As a life-long member of the LDS Church, and as a mental health professional who also happens to be romantically and physically attracted to women, I take a very keen interest in the ongoing dialogue surrounding same-sex attraction.

I want to first thank Janet Boynes (“My View: Christians need to be clear: Change is possible,” June 25, 2014) for her concern to further rally Christian congregations to increase their outreach and social support around same-sex attracted individuals/ lesbians, gays and bisexuals. It wasn't too long ago that my own church -- The Church of Jesus Christ of Latter-day Saints -- publicly launched and called upon Mormons to respond to individuals who experience same-sex attraction with greater "sensitivity" and "thoughtfulness," including those who chose to identify as lesbian or gay. "Let us be at the forefront in terms of love, compassion and outreach," said Elder Quentin L. Cook of the Quorum of the Twelve Apostles of the LDS church.

As a life-long member of the LDS Church, and as a mental health professional who also happens to be romantically and physically attracted to women, I take a very keen interest in the ongoing dialogue surrounding this issue. I came out publicly as gay in church just two years ago, with my husband John of 10 years and two daughters at my side. It is with that lens that I feel it's important to also point out and dispel aspects of Janet's article that differ with statements of LDS Church leaders and the American Psychological Association.

Janet's article promotes both the theory and practice of conversion therapies, sometimes referred to as reparative therapy. These theories of changing sexual orientation are rooted in ideas that either a childhood trauma or family dysfunction is the cause of an individual's experience of same-sex attraction. Both the APA and LDS Church leaders, however, tell a different story.

In 2007, an APA task force was brought together to conduct an extensive review on sexual orientation change efforts to further explore this very theory and its therapeutic outcomes. Their findings included that, “There are no empirical studies or peer reviewed research to support … theories attributing same-sex sexual orientation to family dysfunction or trauma."

Moreover, LDS church leaders have also taught the following on this matter: "Some people have been abused during the early years of life or have engaged in sexual experimentation at a young age. If this has happened to you, please understand that abuse by others or youthful experiences should not create a present sense of guilt, unworthiness or rejection by God or His church. Innocent mischief early in life does not predispose a youth toward same-gender attraction as an adult." Elder Jeffrey R. Holland also said, "if you are a parent of one with same-gender attraction, don’t assume you are the reason for those feelings. No one, including the one struggling, should try to shoulder blame." And Elder D. Todd Christofferson said, "No one fully knows the root causes of same-sex attraction. Each experience is different. Latter-day Saints recognize the enormous complexity of this matter. We simply don’t have all the answers."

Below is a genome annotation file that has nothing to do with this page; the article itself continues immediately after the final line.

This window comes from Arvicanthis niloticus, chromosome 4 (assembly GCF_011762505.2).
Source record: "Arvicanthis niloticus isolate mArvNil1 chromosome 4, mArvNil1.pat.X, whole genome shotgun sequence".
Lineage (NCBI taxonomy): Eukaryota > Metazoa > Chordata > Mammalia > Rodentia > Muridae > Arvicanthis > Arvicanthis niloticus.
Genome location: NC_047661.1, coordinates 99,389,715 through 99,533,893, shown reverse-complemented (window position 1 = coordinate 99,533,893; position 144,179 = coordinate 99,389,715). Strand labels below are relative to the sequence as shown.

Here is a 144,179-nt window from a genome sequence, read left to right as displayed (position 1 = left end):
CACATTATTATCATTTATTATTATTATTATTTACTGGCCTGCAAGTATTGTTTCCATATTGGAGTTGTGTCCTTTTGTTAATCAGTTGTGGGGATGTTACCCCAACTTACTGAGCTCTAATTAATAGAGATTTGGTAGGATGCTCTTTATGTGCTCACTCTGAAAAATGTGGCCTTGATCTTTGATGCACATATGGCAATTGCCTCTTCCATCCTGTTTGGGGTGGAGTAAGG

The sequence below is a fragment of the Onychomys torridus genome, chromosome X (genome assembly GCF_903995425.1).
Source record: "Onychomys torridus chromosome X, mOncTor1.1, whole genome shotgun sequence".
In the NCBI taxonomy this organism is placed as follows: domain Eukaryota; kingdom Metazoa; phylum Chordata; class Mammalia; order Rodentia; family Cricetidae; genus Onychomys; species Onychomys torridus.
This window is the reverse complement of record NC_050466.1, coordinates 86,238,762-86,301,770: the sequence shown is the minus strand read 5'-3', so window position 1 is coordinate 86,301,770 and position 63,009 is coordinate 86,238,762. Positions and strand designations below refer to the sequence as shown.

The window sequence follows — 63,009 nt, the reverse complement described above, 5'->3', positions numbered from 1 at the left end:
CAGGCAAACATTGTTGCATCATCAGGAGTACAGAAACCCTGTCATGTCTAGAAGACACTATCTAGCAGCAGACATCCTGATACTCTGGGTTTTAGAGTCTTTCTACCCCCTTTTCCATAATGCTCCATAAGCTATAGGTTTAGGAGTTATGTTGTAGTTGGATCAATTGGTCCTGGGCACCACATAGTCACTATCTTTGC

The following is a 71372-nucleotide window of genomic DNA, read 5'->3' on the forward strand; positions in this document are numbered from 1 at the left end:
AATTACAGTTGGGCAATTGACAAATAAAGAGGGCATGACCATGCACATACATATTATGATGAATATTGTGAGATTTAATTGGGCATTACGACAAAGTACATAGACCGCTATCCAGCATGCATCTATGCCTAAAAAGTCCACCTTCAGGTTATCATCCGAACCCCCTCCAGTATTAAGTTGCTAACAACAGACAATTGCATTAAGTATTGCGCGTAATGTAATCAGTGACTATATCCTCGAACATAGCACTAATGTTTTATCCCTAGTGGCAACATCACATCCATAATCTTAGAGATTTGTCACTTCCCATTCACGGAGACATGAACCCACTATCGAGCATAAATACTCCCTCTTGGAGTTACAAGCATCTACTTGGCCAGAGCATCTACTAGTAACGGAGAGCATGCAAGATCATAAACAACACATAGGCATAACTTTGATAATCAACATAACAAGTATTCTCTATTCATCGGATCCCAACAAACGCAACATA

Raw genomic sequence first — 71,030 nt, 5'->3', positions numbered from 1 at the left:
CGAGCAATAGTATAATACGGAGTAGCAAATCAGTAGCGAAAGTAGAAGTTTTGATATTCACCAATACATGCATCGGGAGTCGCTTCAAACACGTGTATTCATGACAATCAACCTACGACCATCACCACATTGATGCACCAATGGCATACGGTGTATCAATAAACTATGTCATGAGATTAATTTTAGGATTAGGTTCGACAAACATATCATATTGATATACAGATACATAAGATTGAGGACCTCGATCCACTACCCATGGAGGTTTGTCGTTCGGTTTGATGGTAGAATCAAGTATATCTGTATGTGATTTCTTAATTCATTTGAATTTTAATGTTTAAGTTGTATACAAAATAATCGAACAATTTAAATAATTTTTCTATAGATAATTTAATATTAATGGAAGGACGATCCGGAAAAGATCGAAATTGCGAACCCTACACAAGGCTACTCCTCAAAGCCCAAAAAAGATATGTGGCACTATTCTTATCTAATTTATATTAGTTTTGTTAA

Janet's article laments that the use of reparative therapies are gradually being limited in states across the country, particularly for youth. Many mental health professionals, including myself, see this trend as a positive shift due to the APA’s finding that, “An enduring change to an individual's sexual orientation as a result of [such therapies] was unlikely and some participants were harmed by the interventions."

LDS Church leaders do not endorse particular modes of therapy, including reparative therapy for same-sex attraction. LDS Family Services does not utilize reparative therapies either.

Does the growing shift away from largely ineffective and potentially harmful sexual orientation change efforts mark the end of therapeutic support for same-sex attracted individuals who want to live in congruence with their faith values?

Absolutely not. The APA has compiled recommendations for therapists that center on honoring the agency of individuals to determine for themselves their values, behavior and self-labeling connected to their sexual orientation. These evidence-based recommendations include offering unconditional positive regard and empathy, conducting thorough assessments of the sources and symptoms of distress, assisting individuals to overcome internalized shame and stigma and helping clients to connect with increased social support.

That last recommendation brings us to where Janet, the APA, LDS Church leaders and myself can all agree: "Belonging to a community of family, friends and believers allows us to help and be helped,” reads “We recognize in each other our common needs for intimacy and companionship and can discuss them without shame or rejection.... Reconciling same-sex attraction with a religious life can present an especially trying dilemma...But with faith, love and perspective it can be done."

I'm grateful for religious leaders and scientific inquiry that has helped me in my own process to understand myself. My sexual orientation isn't anyone's “fault,” or an outgrowth of something negative that happened, or a symptom that I'm damaged in some way. Through caring support, sound knowledge and the sweet confirmation of the spirit, I have come to understand deeply that this part of my life is a strength and blessing to me, as well as an opportunity to further my growth.

Laura Skaggs Dulin recently completed a master's degree in marriage and family therapy at San Diego State University and also holds a bachelor's degree in social work from BYU. She produced "The Forefront Talks," a 10-segment YouTube series on how to offer support regarding sexual orientation.